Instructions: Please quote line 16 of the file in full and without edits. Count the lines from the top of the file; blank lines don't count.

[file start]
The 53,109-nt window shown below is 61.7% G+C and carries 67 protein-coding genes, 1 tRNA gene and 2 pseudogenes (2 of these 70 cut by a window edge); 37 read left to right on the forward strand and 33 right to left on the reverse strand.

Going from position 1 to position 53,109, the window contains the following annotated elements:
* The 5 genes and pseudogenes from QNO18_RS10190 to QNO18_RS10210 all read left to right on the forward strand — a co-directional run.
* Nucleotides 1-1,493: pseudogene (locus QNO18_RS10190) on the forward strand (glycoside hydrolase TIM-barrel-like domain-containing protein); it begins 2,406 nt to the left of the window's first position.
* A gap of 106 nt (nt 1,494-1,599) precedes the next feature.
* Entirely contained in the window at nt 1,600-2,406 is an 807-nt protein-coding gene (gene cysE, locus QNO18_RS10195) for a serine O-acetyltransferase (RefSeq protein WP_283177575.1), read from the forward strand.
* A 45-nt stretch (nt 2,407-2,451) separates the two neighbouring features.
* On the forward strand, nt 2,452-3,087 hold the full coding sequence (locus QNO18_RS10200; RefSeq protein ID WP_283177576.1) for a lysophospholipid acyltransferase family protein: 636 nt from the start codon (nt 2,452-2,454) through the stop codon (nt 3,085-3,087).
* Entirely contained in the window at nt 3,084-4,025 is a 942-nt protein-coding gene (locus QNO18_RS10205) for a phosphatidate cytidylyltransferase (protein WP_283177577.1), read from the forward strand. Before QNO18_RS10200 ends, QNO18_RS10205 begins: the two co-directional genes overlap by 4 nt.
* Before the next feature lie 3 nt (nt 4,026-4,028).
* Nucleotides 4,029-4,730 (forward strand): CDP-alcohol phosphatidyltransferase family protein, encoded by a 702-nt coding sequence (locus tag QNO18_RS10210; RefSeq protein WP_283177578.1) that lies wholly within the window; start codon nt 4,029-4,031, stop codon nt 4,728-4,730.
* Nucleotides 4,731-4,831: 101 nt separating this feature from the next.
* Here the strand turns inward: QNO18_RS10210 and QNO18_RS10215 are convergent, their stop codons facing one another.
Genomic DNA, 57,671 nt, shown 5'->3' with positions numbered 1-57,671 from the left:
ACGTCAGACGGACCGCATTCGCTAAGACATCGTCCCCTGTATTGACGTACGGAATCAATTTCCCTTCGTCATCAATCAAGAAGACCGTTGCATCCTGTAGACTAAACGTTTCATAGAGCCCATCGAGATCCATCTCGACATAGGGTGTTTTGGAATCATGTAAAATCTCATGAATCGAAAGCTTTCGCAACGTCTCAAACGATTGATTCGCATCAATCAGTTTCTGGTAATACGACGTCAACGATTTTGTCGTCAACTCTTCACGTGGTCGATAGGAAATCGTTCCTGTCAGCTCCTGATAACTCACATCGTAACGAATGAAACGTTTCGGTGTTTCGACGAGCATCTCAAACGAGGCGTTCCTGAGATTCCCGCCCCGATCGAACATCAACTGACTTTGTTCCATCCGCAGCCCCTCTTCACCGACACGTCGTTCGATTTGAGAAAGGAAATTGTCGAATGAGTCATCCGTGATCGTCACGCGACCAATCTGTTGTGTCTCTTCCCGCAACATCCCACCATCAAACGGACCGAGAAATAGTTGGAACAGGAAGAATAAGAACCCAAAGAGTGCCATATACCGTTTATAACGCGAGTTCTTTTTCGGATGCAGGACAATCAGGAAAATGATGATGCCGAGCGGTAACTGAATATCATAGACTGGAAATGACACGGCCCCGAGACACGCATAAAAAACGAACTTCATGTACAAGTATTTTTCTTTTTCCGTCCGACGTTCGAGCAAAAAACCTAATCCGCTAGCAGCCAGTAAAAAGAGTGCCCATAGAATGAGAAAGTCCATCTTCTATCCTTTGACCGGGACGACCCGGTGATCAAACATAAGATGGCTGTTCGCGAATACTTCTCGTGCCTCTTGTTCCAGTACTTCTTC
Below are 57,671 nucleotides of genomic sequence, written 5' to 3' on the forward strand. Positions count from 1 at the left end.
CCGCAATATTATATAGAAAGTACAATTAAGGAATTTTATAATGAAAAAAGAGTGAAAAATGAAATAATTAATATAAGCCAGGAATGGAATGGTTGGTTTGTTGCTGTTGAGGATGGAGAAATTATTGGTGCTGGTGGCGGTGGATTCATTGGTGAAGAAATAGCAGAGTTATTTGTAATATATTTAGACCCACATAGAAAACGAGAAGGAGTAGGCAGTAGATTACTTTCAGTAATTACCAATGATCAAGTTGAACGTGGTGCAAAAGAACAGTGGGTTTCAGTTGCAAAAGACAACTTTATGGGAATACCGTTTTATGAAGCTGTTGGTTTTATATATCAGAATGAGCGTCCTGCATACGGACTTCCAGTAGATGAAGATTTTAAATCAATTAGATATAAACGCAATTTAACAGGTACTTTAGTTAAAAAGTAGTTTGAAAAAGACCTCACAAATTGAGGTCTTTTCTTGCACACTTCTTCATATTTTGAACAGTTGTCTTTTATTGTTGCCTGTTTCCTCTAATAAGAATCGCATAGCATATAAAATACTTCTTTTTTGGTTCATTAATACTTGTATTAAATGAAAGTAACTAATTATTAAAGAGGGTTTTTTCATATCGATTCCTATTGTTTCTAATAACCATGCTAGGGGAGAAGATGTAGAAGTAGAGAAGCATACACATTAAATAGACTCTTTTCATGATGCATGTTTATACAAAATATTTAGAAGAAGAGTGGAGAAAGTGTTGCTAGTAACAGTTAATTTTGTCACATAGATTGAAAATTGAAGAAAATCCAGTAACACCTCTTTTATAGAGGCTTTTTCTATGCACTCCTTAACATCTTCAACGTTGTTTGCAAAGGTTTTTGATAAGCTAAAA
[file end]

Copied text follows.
Below are 57,671 nucleotides of genomic sequence, written 5' to 3' on the forward strand. Positions count from 1 at the left end.